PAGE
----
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   How to Improve LOC Safety
• Eliminate risky behavior.
• Buzzing: Don’t do it.
• Distractions: Minimize.
• Impulsivity: Slow down.
• Panic: “Always Fly the Airplane.” Confidence comes from training.
• Do not deviate from standards: SOPs, AFM, AOM, FARs.
In his book “Redefining Airmanship,” Tony Kern states, “Flight discipline is the cornerstone of airmanship. 1) Violations of flight discipline have an insidious creeping effect on an avia- tor’s good judgment. 2) Flight disci- pline violations are contagious. 3) The best defense is a personal standard of zero tolerance for violations of flight discipline in any form.”
Steps for GA Pilots
Step 1: Be a student of stalls and loss of control.
• Read and follow the guidance in
FAA Aviation Circular, AC 120-109A.
• •
Study the book “Stick and Rudder” by Wolfgang Langewiesche.
Practice stalls with a CFI.
Learn new stalls.
CFI candidates must learn a variety of stalls (power on, power off, takeoff/ landing, cross control, accelerated, sec- ondary, banking, etc.) Even if you are not training to become a CFI, you may seek the same advanced stall training as a CFI candidate to become more knowledgeable and proficient.
Step 2: Seek some basic
spin training.
My local university flight school has a Super Decathlon that they use for spin training. The first spin I ever did as a CFI candidate years ago was a blur. But even after my third spin that day, I was no longer disoriented during a spin, and the recovery became simple. Step 3: Seek aerobatic training.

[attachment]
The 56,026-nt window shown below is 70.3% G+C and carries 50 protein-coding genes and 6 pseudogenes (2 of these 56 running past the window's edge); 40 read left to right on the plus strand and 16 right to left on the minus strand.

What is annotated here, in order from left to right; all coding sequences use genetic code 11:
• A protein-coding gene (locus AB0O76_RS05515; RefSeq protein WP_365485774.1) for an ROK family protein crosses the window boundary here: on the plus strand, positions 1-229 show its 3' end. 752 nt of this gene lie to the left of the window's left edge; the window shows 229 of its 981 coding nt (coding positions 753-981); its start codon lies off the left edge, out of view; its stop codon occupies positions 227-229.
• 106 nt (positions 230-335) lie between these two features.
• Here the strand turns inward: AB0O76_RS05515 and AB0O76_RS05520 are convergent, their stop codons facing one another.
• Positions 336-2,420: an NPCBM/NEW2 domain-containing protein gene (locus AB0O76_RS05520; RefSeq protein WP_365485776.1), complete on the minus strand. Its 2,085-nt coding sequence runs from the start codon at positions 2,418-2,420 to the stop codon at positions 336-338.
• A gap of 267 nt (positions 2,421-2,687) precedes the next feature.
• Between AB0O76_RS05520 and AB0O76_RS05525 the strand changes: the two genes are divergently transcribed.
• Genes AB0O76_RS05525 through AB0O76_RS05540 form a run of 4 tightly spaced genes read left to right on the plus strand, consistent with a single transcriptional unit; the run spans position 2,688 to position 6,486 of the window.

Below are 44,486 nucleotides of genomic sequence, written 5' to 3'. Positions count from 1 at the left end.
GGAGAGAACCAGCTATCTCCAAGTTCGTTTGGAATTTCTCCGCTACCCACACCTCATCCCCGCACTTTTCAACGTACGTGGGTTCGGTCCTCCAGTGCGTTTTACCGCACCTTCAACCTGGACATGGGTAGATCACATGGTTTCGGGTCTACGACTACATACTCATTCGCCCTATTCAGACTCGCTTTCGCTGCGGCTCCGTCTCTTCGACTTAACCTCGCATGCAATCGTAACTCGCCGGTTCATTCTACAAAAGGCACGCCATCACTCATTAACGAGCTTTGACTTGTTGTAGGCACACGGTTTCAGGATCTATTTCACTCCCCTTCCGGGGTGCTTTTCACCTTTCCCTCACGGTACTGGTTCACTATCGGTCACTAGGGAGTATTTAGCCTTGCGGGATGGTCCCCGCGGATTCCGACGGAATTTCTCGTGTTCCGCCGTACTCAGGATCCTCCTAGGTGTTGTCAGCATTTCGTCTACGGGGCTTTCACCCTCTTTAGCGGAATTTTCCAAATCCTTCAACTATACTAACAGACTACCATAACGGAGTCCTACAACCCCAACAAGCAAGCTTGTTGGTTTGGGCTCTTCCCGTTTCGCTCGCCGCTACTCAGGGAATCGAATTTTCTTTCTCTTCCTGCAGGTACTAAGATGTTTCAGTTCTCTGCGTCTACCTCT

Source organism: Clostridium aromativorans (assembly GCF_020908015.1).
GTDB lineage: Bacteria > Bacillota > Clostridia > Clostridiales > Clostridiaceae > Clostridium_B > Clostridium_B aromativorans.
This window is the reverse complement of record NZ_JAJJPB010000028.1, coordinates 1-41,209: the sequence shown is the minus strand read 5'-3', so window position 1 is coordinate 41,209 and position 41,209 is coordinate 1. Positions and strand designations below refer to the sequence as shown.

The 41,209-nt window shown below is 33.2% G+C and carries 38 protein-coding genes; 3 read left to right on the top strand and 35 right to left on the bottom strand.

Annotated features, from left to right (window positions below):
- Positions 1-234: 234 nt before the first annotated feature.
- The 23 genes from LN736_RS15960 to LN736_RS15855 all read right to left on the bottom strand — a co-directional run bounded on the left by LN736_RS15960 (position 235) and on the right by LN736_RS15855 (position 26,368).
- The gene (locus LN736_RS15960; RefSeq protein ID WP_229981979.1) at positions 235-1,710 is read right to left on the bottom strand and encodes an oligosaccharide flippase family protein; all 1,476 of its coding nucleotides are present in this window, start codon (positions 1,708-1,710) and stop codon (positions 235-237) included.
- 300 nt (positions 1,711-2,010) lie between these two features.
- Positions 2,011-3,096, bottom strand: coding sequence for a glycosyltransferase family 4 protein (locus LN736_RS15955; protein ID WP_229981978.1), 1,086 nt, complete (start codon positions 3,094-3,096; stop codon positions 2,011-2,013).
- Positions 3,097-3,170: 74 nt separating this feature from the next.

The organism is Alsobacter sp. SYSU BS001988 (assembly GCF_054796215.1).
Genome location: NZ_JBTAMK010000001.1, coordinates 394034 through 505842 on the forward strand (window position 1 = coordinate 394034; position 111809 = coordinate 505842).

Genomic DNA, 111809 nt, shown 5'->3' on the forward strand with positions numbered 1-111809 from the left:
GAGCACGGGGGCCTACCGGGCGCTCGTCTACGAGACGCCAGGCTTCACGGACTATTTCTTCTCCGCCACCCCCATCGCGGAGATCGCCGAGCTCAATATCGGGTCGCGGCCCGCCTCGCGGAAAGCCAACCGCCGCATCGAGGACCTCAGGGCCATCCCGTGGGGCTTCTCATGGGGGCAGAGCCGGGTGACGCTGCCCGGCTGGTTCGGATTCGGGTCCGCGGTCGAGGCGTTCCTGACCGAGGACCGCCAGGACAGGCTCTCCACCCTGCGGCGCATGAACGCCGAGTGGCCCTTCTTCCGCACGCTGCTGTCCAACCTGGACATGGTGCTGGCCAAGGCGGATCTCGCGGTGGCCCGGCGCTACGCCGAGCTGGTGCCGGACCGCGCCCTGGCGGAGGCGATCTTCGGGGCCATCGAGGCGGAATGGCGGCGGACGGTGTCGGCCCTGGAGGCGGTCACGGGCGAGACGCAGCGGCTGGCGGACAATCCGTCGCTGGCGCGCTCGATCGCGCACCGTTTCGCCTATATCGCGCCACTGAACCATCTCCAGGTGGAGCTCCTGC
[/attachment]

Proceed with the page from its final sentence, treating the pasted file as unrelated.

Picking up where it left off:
If you really want to study this topic, seek some professional but basic aero- batic training. I have done this on more than one occasion and have always been amazed at what I learned in a short week of training.
Steps for Corporate Pilots
When you schedule your next recurrent training program, advise the training center that you would like to follow the FAA’s recom- mended training in AC 120-109A. I know that flight simulator instruc- tors have many required tasks to complete during an FAR 61.58 PIC progressive training cycle, but they should be able to build in many of the FAAs Part 121 man- euvers during your next recur- rent training.
  Ed Verville is a TCE, DPE, Contract Check Airman with more than 14,000 flight hours in 90 different makes and models. He holds type ratings in the CL-65, CL-30, CL-604 and B-747. Ed has conducted 3,000-plus check rides in general aviation airplanes, CRJs and Challengers. He also instructs the FAA’s new stall recognition and recovery program to FAR Part 121 Air Carrier pilots.
20 • TWIN & TURBINE / December 2020 Jet Journal

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